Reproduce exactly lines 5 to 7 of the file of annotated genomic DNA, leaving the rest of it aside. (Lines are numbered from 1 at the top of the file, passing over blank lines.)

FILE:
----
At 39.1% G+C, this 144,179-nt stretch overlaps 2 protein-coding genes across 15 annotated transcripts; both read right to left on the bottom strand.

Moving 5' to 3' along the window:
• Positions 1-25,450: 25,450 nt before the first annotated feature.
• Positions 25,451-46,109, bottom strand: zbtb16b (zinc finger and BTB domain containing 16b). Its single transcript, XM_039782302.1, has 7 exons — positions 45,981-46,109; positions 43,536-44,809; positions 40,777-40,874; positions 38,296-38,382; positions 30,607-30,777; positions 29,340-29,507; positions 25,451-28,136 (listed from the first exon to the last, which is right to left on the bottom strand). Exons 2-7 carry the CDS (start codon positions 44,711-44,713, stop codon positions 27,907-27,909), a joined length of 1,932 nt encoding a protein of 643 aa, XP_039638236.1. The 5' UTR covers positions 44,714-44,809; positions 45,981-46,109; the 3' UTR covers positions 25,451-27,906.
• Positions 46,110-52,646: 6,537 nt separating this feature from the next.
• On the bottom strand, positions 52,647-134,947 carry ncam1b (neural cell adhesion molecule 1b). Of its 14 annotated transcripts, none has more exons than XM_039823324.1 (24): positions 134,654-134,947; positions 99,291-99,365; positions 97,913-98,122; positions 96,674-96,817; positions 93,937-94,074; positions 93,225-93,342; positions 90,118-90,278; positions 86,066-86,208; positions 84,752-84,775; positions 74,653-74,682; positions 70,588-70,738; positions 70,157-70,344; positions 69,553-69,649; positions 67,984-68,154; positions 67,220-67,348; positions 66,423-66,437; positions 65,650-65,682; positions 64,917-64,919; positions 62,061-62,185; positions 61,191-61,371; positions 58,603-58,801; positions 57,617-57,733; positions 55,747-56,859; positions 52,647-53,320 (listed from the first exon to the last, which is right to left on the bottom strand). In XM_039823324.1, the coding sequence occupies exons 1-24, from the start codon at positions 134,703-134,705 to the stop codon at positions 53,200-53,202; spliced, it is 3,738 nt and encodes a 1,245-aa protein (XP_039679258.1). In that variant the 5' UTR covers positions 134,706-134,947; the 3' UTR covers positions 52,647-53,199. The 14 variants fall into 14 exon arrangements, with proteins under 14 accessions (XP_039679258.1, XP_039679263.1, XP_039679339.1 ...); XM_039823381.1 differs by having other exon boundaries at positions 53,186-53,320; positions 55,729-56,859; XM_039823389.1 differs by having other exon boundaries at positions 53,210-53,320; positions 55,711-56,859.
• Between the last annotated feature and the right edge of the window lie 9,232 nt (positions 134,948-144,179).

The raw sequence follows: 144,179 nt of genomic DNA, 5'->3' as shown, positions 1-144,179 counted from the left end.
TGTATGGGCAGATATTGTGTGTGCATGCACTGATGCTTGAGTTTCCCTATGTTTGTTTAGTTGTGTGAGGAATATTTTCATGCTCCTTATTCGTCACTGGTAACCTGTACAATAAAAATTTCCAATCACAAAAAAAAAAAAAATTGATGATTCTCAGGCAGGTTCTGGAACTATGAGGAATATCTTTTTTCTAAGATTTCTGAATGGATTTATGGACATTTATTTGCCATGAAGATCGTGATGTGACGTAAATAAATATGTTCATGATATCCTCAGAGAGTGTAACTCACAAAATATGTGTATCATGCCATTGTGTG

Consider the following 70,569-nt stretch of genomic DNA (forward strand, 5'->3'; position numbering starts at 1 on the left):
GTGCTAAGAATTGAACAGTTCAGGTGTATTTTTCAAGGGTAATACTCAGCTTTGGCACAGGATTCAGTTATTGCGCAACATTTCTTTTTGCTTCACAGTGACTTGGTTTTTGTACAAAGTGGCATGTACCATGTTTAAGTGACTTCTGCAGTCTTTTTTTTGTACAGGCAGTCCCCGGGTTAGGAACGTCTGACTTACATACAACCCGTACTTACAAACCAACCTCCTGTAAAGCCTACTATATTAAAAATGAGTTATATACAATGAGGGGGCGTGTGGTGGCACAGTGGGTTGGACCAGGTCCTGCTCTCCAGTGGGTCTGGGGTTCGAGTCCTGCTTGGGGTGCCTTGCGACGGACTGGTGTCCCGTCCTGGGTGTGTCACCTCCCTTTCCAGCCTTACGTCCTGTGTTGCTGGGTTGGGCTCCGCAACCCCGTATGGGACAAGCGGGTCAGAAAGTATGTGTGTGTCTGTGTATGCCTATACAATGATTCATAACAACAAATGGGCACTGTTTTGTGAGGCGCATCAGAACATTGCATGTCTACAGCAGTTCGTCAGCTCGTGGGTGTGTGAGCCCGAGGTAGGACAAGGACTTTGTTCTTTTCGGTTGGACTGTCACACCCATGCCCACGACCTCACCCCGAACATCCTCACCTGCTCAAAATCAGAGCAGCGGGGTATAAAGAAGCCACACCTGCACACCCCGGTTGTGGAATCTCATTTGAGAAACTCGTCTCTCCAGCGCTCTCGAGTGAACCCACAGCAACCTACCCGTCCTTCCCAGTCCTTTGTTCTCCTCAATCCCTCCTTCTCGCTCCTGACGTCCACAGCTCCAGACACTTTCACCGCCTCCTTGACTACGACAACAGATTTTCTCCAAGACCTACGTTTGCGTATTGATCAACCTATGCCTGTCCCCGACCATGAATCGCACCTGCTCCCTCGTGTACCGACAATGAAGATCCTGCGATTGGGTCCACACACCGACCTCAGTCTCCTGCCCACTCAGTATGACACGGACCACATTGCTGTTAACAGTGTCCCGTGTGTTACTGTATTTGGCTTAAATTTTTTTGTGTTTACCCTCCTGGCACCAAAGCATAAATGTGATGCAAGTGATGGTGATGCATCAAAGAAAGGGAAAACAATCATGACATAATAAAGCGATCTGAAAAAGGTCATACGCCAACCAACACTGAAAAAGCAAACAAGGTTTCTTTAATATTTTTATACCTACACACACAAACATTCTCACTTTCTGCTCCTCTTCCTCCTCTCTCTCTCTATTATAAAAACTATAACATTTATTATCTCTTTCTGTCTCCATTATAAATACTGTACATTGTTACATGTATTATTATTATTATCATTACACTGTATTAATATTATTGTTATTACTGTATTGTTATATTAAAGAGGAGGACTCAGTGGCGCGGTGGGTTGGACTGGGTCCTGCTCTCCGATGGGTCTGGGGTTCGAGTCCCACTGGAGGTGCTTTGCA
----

• Positions 46,110-52,646: 6,537 nt separating this feature from the next.
• On the bottom strand, positions 52,647-134,947 carry ncam1b (neural cell adhesion molecule 1b). Of its 14 annotated transcripts, none has more exons than XM_039823324.1 (24): positions 134,654-134,947; positions 99,291-99,365; positions 97,913-98,122; positions 96,674-96,817; positions 93,937-94,074; positions 93,225-93,342; positions 90,118-90,278; positions 86,066-86,208; positions 84,752-84,775; positions 74,653-74,682; positions 70,588-70,738; positions 70,157-70,344; positions 69,553-69,649; positions 67,984-68,154; positions 67,220-67,348; positions 66,423-66,437; positions 65,650-65,682; positions 64,917-64,919; positions 62,061-62,185; positions 61,191-61,371; positions 58,603-58,801; positions 57,617-57,733; positions 55,747-56,859; positions 52,647-53,320 (listed from the first exon to the last, which is right to left on the bottom strand). In XM_039823324.1, the coding sequence occupies exons 1-24, from the start codon at positions 134,703-134,705 to the stop codon at positions 53,200-53,202; spliced, it is 3,738 nt and encodes a 1,245-aa protein (XP_039679258.1). In that variant the 5' UTR covers positions 134,706-134,947; the 3' UTR covers positions 52,647-53,199. The 14 variants fall into 14 exon arrangements, with proteins under 14 accessions (XP_039679258.1, XP_039679263.1, XP_039679339.1 ...); XM_039823381.1 differs by having other exon boundaries at positions 53,186-53,320; positions 55,729-56,859; XM_039823389.1 differs by having other exon boundaries at positions 53,210-53,320; positions 55,711-56,859.
• Between the last annotated feature and the right edge of the window lie 9,232 nt (positions 134,948-144,179).